Based on current evidence in the medical literature, the International Liaison Committee on Resuscitation (ILCOR) has provided their consensus on various aspects of cardiopulmonary resuscitation (CPR) and emergency cardiovascular care in patients with cardiac arrest in a recent issue of Circulation.
In adults with suspected out-of-hospital cardiac arrest, the ILCOR investigators strongly recommended that dispatchers provide chest compression-only CPR instructions to callers (strong recommendation, low quality of evidence). This recommendation was made based on numerous randomized trials with varying levels of evidence quality and during a period when the ratio of chest compressions to ventilations was 15:2 vs today’s recommended 30:2 ratio. In this review, the investigators recommended the 30:2 compression-to-ventilation ratio in patients with cardiac arrest based on very-low-quality evidence.
In addition, the investigators recommended that all bystanders who are trained and able to provide rescue breaths and chest compressions perform CPR on adult patients in cardiac arrest (weak recommendation, very-low-quality evidence). The ILCOR investigators also mentioned that this scenario is best practiced during exceptionally long intervals of emergency medical services response or when asphyxia is the main cause of cardiac arrest. In infants and children with out-of-hospital cardiac arrest, the investigators recommended that bystanders perform CPR with ventilation (weak recommendation, very-low-quality evidence).
With regard to emergency medical services, the investigators recommended that providers perform CPR using 30 compressions to 2 ventilations or continuous chest compressions with positive-pressure ventilation and without chest compression pausing (strong recommendation, high-quality evidence). This should be continued until placement of a supraglottic device or tracheal tube has been achieved.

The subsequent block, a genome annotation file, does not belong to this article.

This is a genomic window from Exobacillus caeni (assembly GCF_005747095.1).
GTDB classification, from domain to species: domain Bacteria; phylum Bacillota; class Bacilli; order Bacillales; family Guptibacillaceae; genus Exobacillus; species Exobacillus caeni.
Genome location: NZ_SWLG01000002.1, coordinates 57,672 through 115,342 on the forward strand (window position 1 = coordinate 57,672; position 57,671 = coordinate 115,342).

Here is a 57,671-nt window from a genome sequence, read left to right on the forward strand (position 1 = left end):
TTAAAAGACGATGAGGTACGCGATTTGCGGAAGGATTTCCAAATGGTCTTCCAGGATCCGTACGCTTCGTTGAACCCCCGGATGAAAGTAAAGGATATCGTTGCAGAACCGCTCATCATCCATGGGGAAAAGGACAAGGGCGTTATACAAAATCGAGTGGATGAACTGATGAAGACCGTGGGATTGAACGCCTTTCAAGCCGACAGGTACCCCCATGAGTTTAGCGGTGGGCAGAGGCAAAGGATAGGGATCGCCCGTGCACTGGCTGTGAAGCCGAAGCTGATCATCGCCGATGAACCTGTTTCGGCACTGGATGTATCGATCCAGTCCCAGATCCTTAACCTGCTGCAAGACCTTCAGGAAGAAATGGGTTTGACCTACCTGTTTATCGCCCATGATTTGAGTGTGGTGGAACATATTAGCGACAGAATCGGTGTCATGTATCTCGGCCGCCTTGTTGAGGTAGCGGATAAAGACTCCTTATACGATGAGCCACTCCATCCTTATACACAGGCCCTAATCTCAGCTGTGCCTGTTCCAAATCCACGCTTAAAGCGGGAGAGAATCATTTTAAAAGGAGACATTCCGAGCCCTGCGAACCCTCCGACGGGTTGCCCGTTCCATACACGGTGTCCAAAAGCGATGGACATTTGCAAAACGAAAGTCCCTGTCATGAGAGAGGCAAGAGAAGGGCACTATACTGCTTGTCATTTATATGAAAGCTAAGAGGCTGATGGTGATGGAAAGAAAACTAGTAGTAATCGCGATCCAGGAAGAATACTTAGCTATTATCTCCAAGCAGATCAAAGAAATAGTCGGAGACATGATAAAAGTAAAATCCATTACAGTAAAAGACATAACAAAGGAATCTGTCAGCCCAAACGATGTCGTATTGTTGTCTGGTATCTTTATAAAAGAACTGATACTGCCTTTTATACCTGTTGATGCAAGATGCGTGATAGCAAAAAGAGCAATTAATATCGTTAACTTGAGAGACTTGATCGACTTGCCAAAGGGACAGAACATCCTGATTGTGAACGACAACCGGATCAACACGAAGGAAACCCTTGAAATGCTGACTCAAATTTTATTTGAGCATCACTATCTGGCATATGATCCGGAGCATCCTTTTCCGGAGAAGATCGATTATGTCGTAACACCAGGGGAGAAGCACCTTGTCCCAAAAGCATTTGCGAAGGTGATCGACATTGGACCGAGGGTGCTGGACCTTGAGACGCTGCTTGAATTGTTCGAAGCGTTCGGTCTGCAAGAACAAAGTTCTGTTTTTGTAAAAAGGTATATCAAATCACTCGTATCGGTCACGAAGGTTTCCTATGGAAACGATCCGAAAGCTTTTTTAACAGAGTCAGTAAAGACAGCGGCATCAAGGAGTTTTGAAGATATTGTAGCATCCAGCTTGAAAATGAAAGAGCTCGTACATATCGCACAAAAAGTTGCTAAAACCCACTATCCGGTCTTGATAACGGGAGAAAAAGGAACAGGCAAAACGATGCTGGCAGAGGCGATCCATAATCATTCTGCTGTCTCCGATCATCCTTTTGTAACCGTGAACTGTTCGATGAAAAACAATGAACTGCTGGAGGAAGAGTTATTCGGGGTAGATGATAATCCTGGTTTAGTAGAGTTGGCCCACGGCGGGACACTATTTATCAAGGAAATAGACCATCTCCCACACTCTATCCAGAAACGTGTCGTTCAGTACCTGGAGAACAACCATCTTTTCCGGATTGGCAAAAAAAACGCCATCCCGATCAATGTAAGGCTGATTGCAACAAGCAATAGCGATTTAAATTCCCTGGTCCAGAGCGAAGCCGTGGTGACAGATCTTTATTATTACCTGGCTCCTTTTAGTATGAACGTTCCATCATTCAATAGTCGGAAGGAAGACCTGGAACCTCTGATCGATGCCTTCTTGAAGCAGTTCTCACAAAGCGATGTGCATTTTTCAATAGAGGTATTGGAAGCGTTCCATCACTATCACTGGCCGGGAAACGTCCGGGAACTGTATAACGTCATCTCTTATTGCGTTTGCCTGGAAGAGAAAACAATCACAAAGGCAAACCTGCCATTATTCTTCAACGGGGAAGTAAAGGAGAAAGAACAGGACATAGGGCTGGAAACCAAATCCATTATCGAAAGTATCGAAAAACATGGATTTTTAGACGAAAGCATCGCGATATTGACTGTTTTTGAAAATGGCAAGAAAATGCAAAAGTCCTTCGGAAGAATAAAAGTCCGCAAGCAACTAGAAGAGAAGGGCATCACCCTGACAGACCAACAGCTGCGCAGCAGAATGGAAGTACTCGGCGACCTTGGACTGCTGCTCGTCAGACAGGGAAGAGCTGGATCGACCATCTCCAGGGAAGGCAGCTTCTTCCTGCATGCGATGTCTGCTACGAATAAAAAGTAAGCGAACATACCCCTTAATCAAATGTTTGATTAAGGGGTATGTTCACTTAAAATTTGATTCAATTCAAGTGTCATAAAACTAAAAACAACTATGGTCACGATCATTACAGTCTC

The researchers acknowledged that some of their recommendations were based on low- or very-low-quality evidence and suggested the need for more high-quality studies to compare compression-only CPR and CPR with ventilation.
One of the main points the panel emphasized was regarding bystander CPR: “recommendations should strive to enhance ease of CPR implementation and CPR effectiveness” for individuals who are able to help in an emergency situation.
Olasveengen TM, de Caen AR, Mancini ME, et al; on behalf of the ILCOR Collaborators. 2017 International consensus on cardiopulmonary resuscitation and emergency cardiovascular care science with treatment recommendations summary. Circulation. 2017;136(23):e424-e440.
This article originally appeared on The Cardiology Advisor